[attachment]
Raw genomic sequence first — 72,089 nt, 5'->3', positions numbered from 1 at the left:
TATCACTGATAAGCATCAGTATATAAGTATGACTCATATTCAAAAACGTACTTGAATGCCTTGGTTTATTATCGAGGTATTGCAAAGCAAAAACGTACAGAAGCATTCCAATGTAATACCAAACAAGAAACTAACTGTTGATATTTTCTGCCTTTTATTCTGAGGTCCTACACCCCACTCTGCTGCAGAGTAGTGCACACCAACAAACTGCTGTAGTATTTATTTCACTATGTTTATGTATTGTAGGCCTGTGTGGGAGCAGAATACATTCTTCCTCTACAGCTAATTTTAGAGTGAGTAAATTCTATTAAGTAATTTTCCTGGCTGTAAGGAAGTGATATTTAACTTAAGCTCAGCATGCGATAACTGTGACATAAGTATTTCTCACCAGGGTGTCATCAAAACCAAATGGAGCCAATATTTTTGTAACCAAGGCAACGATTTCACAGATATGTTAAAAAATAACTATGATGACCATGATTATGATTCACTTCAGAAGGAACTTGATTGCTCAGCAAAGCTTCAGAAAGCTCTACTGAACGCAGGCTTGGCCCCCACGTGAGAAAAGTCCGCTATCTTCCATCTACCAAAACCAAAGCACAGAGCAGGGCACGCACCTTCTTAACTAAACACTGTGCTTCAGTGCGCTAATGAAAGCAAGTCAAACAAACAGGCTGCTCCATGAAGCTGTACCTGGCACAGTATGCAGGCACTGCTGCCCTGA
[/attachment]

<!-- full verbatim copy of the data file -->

Raw genomic sequence first — 72,089 nt, 5'->3', positions numbered from 1 at the left:
TATCACTGATAAGCATCAGTATATAAGTATGACTCATATTCAAAAACGTACTTGAATGCCTTGGTTTATTATCGAGGTATTGCAAAGCAAAAACGTACAGAAGCATTCCAATGTAATACCAAACAAGAAACTAACTGTTGATATTTTCTGCCTTTTATTCTGAGGTCCTACACCCCACTCTGCTGCAGAGTAGTGCACACCAACAAACTGCTGTAGTATTTATTTCACTATGTTTATGTATTGTAGGCCTGTGTGGGAGCAGAATACATTCTTCCTCTACAGCTAATTTTAGAGTGAGTAAATTCTATTAAGTAATTTTCCTGGCTGTAAGGAAGTGATATTTAACTTAAGCTCAGCATGCGATAACTGTGACATAAGTATTTCTCACCAGGGTGTCATCAAAACCAAATGGAGCCAATATTTTTGTAACCAAGGCAACGATTTCACAGATATGTTAAAAAATAACTATGATGACCATGATTATGATTCACTTCAGAAGGAACTTGATTGCTCAGCAAAGCTTCAGAAAGCTCTACTGAACGCAGGCTTGGCCCCCACGTGAGAAAAGTCCGCTATCTTCCATCTACCAAAACCAAAGCACAGAGCAGGGCACGCACCTTCTTAACTAAACACTGTGCTTCAGTGCGCTAATGAAAGCAAGTCAAACAAACAGGCTGCTCCATGAAGCTGTACCTGGCACAGTATGCAGGCACTGCTGCCCTGA